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INTEGRAL DOMAINS AND FIELDS

Integral domain. A set S with two binary operations, called addition and multiplication, which have the following properties:

a,b S implies a + b S

2. Associative Law holds under addition.

a + (b + c) = (a + b) + c        for any a,b,c in S

a + 0 = 0 + a = a      for all a in S

a + (-a) = (-a ) + a = 0       for all a in S

5. Commutative Law holds under addition.

a + b = b + a             for all a,b in S

6. Closed under multiplication.

a,b S implies ab S

7. Associative Law holds under multiplication.

a(bc) = (ab)c           for any a,b,c in S

8. Identity element 1 (i.e. unit element) exists under multiplication.

1a = a1 = a              for all a in S

9. Commutative Law holds under multiplication.

ab = ba          for all a,b in S

10. Left Distributive Law holds -- multiplication over addition

a(b+c) = ab + ac          for all a,b,c in S

11. Right Distributive Law holds -- multiplication over addition

(a+b)c = ac + bc         for all a,b,c in S

12. No proper divisors of zero (i.e. there are no two nonzero elements a and b for which ab = 0).

An integral domain is a commutative ring with unit element which has no proper divisors of zero.

Example. The set of all integers (positive, negative and 0) is an integral domain. The integers obey all the above axioms.

Subdomain. A subdomain of an integral domain D is a subset of D which is itself an integral domain with respect to the ring operations of D.

Ordered integral domain. An ordered integral domain is an integral domain D that contains a set of “positive” elements satisfying the conditions: 1) the sum and product of two positive elements is positive; 2) for a given element x of D, one and only one of the following is true: x is positive, x = 0 , -x is positive (where 0 is the additive identity and -x is the additive inverse of x).

Example. The set I of integers meet these requirements.

Characteristic of an integral domain. Because the elements of a ring form an additive group, each element of a ring generates under addition a cyclic group which is either finite of order n ≥1 or an infinite cyclic group. The order of this group is the order (or period) of the generating member. The characteristic of an integral domain is the additive order (or period) of the multiplicative identity 1.

Def. Unit. A unit in a integral domain is defined as an element having a multiplicative inverse. In other words it is an element u for which there is a v such that uv = 1. In the integral domain I of the integers the only integers that meet this requirement are the integers 1.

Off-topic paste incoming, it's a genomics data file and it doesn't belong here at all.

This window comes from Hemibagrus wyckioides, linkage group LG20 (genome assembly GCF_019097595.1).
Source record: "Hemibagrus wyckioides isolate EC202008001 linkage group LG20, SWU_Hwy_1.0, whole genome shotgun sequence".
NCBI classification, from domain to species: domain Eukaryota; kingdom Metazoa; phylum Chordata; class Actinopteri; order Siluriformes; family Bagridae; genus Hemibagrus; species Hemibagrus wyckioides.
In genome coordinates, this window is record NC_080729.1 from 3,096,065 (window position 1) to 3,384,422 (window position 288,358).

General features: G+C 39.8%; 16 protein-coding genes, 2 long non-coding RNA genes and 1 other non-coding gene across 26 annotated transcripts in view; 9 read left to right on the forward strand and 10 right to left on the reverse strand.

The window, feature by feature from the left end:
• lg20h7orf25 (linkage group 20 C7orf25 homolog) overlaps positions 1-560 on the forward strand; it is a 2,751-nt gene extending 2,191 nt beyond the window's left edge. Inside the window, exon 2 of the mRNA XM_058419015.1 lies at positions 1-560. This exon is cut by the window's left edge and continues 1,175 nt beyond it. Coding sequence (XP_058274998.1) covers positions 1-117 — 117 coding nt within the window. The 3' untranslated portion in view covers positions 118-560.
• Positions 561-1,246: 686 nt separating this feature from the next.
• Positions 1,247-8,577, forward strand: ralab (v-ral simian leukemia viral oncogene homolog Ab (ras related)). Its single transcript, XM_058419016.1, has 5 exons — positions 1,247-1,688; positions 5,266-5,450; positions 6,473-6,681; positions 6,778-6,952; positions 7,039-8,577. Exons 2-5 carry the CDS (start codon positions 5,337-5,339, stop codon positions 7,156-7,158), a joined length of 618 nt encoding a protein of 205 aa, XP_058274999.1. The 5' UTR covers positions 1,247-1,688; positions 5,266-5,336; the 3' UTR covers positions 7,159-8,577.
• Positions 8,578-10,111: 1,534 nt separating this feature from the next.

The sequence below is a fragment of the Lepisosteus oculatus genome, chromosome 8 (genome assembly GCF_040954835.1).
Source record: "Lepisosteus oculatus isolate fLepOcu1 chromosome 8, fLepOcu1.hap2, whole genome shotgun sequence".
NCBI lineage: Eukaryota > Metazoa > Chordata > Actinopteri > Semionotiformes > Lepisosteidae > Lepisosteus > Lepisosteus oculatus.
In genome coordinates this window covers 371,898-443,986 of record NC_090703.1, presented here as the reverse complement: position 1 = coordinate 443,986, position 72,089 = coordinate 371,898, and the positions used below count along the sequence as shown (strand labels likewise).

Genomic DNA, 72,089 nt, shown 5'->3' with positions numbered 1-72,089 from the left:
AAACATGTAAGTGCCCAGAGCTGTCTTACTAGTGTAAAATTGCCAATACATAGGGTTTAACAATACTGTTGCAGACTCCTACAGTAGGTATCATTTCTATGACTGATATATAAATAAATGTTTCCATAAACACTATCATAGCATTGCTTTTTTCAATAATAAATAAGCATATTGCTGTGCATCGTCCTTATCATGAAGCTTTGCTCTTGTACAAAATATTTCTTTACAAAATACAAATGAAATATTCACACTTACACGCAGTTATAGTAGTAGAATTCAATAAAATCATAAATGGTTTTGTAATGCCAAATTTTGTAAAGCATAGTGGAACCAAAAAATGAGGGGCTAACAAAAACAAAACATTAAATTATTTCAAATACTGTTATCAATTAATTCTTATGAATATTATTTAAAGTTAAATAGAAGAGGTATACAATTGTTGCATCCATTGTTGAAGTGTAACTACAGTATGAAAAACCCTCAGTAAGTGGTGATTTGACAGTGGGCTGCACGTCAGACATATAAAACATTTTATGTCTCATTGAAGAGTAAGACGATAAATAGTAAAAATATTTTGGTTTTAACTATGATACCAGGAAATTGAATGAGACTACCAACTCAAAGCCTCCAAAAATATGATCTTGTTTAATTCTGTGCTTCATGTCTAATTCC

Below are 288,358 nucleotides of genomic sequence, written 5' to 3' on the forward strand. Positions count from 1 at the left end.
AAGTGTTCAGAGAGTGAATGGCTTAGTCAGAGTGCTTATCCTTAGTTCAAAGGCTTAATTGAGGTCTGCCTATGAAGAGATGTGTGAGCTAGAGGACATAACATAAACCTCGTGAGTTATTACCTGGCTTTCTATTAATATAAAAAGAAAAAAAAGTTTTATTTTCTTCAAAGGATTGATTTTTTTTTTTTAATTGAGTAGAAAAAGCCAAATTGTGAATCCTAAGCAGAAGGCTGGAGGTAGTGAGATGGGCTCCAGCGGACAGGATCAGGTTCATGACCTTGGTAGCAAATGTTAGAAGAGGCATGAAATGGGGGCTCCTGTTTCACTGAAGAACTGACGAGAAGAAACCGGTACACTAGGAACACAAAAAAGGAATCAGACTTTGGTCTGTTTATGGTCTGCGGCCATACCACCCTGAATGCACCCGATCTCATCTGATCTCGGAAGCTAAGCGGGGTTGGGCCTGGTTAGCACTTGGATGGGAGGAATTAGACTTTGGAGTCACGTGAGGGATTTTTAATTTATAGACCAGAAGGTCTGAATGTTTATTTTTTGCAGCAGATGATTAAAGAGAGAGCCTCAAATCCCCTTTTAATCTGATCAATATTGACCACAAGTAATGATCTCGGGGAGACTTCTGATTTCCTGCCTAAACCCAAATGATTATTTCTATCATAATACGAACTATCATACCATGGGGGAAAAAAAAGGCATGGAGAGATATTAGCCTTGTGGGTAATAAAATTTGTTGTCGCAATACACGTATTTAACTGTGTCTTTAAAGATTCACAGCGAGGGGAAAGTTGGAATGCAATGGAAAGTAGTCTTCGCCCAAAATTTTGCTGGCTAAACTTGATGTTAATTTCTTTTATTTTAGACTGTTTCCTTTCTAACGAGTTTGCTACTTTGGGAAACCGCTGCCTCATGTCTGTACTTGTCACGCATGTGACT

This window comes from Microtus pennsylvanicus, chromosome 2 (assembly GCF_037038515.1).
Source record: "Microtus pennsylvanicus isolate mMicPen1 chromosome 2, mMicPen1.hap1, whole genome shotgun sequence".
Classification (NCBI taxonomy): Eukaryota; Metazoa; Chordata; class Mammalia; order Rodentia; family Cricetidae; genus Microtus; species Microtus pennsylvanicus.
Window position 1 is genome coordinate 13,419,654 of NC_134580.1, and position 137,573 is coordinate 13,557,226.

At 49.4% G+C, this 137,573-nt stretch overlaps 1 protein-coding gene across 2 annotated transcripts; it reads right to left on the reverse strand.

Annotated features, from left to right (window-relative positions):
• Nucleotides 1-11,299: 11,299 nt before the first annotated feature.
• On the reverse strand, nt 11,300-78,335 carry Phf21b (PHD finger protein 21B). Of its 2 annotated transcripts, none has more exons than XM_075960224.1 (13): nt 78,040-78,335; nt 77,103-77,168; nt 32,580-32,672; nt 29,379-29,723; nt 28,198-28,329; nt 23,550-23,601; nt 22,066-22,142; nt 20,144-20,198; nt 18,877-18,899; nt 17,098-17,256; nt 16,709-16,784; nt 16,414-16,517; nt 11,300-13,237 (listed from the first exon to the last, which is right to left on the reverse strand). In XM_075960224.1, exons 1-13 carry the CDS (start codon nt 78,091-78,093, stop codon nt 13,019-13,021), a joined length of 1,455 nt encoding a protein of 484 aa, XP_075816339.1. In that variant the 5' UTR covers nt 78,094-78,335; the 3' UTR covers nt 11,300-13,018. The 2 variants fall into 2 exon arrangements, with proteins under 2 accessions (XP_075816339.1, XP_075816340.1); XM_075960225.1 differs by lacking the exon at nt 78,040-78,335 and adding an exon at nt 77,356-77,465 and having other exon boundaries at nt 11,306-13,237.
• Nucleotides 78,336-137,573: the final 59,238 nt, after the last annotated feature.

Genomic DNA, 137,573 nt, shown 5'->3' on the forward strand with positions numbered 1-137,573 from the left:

Def. Associate. An element b of an integral domain is called an associate of an element a if b = au where u is a unit. In the integral domain of the integers the only units are 1 and the associates of an integer a are the integers a.

Unique factorization domain. A unique factorization domain is an integral domain for which each member is a unit, or is a prime, or can be expressed as the product of a finite number of primes and this expression is unique except for unit factors and the order of the factors.

Example. The set I of integers is a unique factorization domain.

Theorems.

1] The Cancellation Law holds in an integral domain.

2] Let D be an integral domain and I be an ideal in D. Then D/I is an integral domain if and only if I is a prime ideal in D.

3] The characteristic of an integral domain is either zero or prime.

Field. A field is an integral domain which contains a multiplicative inverse for every nonzero element i.e. every element except the additive identity 0.

An equivalent definition can be given as follows. It is a set with two binary operations called addition and multiplication with the following properties:

(a) it is a commutative group with respect to addition.

(b) multiplication is commutative

(c) omitting the additive identity 0, it is a group with respect to multiplication

(d) a(b + c) = ab + ac            for any a,b,c

Examples. The set of all rational numbers, the set of all real numbers, and the set of all complex numbers are all examples of fields.

To properly understand integral domains and fields one must realize that an integral domain is really just an axiomatic description of the basic properties of the integers and a field is really just an axiomatic description of the basic properties of the rational numbers. The basic difference between the integers and the rational numbers is that the rational numbers have multiplicative inverses and the integers do not.

1] An integral domain with a finite number of elements is a field.

2] The characteristic of a field is either zero or is a prime.

References.

James / James. Mathematics Dictionary.

Frank Ayres. Modern Algebra. (Schaum)